The Cotswolds or Somewhere Else?

A recent trip across the centre of England gave us an interesting comparison of two regions of the country, one very well-known and one less so.

As we travelled through the Cotswolds we saw pretty towns and villages built of honey-coloured stone and tree-covered hills. In Cambridgeshire, sandwiched between the Midlands and East Anglia, we saw more pretty towns and villages built of honey-coloured stone, but of course the terrain was flatter and instead we found rivers meandering slowly amongst the fields.

Old Stocks InnOur first stop was in Stow-on-the-Wold where we had a coffee in The Old Stocks Inn, right on the Market Square. All around the square are wonderful old houses, each one different, displaying the historic prosperity of the former wool town.

On reaching the Cambridgeshire area, we meandered through several pretty villages filled with lovely stone houses and cottages where even the modern properties reflected the character of the area. Our favourite was Fotheringay, a blink-and-you-missed-it village with so much history yet we didn't see even one other visitor while we were there.

River NeneFotheringay is most famous for the castle where Richard III was born and where Mary Queen of Scots was imprisoned and executed. The structure is all gone and only the earthworks remain but it was a lovely spot right beside the River Nene and the 18th century stone bridge, and there are expansive views from the top of the castle mound. Right next door to the castle is Castle Farm Guest House, a farmhouse B&B with a garden that runs right down to the river.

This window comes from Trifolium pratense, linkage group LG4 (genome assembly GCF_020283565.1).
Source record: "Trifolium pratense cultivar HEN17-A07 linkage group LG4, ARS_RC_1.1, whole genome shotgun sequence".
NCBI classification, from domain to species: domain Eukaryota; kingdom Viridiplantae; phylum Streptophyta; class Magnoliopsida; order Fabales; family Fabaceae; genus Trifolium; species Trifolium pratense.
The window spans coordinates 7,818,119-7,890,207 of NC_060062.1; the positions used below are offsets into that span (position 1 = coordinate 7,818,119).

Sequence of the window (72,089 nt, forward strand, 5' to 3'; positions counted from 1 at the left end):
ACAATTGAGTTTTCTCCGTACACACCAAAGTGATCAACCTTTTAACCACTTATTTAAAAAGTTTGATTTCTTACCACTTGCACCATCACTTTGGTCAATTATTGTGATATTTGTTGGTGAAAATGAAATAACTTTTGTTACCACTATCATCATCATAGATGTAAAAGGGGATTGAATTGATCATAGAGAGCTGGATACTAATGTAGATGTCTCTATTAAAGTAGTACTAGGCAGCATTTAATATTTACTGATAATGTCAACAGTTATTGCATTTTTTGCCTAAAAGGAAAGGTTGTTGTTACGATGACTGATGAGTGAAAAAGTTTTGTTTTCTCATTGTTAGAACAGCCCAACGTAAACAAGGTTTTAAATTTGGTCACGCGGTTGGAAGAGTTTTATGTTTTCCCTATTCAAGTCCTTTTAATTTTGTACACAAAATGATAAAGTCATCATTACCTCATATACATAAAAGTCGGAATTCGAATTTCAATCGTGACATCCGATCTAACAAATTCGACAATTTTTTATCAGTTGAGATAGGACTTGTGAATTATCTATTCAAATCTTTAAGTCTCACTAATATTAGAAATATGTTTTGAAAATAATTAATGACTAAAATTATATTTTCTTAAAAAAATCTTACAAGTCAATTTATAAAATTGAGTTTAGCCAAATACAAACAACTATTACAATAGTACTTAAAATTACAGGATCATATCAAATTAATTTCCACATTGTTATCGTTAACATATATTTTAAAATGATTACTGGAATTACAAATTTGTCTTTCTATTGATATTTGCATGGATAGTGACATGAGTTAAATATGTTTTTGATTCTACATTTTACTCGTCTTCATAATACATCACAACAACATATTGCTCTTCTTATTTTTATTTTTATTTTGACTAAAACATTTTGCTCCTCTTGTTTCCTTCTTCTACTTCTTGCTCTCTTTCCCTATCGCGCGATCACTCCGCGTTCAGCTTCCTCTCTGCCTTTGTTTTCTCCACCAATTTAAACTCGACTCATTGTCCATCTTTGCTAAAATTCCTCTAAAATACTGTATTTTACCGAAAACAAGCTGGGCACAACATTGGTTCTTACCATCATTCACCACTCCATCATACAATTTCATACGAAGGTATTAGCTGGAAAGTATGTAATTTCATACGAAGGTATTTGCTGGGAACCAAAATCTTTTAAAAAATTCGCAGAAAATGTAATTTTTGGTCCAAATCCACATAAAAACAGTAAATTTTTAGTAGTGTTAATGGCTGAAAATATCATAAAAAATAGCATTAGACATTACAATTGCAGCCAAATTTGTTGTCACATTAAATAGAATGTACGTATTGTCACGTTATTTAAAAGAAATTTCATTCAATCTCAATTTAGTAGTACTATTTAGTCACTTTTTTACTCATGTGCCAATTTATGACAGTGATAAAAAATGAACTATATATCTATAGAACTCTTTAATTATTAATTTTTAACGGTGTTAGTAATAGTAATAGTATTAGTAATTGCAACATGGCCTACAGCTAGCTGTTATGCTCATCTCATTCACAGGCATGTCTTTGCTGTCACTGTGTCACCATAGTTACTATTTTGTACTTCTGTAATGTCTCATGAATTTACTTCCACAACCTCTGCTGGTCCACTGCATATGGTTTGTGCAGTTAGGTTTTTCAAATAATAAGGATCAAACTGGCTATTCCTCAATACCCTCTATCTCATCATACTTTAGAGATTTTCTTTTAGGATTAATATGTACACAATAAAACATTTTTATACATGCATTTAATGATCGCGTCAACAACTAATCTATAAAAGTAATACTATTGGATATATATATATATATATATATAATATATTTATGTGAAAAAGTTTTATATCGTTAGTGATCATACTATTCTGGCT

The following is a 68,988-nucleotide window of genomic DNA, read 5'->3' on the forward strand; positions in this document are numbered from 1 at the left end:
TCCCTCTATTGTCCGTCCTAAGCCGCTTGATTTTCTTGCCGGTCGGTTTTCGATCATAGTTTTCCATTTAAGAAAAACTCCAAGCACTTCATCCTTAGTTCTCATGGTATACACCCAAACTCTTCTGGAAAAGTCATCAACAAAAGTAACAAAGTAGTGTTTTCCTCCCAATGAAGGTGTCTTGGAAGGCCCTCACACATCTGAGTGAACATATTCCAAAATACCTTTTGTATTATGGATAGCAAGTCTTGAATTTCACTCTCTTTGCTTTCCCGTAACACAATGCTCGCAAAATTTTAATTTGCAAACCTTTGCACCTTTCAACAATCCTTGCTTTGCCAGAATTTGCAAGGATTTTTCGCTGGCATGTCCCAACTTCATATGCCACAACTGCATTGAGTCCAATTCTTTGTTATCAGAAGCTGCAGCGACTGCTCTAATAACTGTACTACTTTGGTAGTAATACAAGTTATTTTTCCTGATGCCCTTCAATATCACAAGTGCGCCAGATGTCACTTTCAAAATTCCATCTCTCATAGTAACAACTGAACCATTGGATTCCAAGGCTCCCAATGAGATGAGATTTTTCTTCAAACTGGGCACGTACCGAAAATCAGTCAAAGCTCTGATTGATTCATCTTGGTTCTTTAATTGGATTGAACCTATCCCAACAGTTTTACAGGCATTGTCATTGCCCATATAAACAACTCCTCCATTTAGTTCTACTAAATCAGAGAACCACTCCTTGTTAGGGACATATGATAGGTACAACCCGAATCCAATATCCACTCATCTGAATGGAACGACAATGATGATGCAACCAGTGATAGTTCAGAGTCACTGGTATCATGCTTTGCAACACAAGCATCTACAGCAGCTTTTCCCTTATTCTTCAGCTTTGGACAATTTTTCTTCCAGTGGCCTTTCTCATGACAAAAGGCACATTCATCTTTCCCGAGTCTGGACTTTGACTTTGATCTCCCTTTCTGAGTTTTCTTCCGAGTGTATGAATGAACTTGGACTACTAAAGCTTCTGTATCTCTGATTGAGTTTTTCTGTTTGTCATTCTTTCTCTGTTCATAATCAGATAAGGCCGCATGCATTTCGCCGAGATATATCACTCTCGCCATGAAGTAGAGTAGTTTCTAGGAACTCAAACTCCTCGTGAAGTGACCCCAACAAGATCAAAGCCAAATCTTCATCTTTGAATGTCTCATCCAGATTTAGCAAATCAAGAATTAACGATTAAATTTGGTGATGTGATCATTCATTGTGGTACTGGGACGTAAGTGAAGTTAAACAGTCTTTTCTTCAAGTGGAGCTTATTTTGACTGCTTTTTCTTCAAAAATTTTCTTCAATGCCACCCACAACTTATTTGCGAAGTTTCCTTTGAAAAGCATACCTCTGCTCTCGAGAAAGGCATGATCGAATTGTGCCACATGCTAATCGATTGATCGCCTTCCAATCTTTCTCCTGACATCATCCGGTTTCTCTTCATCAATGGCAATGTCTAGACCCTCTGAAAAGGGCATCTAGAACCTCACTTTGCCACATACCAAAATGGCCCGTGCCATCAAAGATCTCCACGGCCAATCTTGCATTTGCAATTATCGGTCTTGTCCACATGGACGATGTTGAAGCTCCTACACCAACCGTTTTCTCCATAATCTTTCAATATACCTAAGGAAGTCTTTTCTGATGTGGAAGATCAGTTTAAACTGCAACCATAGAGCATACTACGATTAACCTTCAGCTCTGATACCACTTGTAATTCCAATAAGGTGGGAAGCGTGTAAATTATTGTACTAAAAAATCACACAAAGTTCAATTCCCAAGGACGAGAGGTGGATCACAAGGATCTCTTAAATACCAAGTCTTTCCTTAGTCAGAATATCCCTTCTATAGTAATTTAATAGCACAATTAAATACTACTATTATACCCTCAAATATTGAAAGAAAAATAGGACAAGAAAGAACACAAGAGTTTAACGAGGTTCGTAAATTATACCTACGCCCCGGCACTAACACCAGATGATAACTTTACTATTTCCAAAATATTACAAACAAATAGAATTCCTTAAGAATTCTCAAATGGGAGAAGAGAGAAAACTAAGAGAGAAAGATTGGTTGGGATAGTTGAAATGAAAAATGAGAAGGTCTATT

A quiet amble up the village street took us to the parish church which is far too big and impressive for such a small village,Fotheringay yet is immaculately kept. The parishioners are obviously very proud of their church. Another short stroll and we arrived at the Falcon Inn serving lunch and a good selection of drinks.

For travellers looking for something slightly more urban, the area includes Cambridge (no introduction needed), the cathedrals at Peterborough and Ely, and Oundle which we found quite reminiscent of Stow.

Our return journey took us back across the Cotswolds via the Fosse Way. We passed through Moreton-in-the-Marsh but it was market day and very busy. Bourton-on-the-WaterWe skirted Stow-on-the-Wold as we had already visited and went on the Bourton-on-the-Water. This small town has a pretty-as-a-picture stream flowing right through the middle, which makes it a beautiful spot for a picnic.

On our return home we reflected on the comparison of the two areas we had visited. The Cotswolds is justifiably famous for lovely scenery and chocolate-box villages (and we haven't even mentioned such places as Broadway, Bibury or Tetbury), but the East Midlands surprised us. The villages were just as pretty, the scenery substituted rivers for hills and there was absolutely no crowding.

15 Oct 2021, 16:45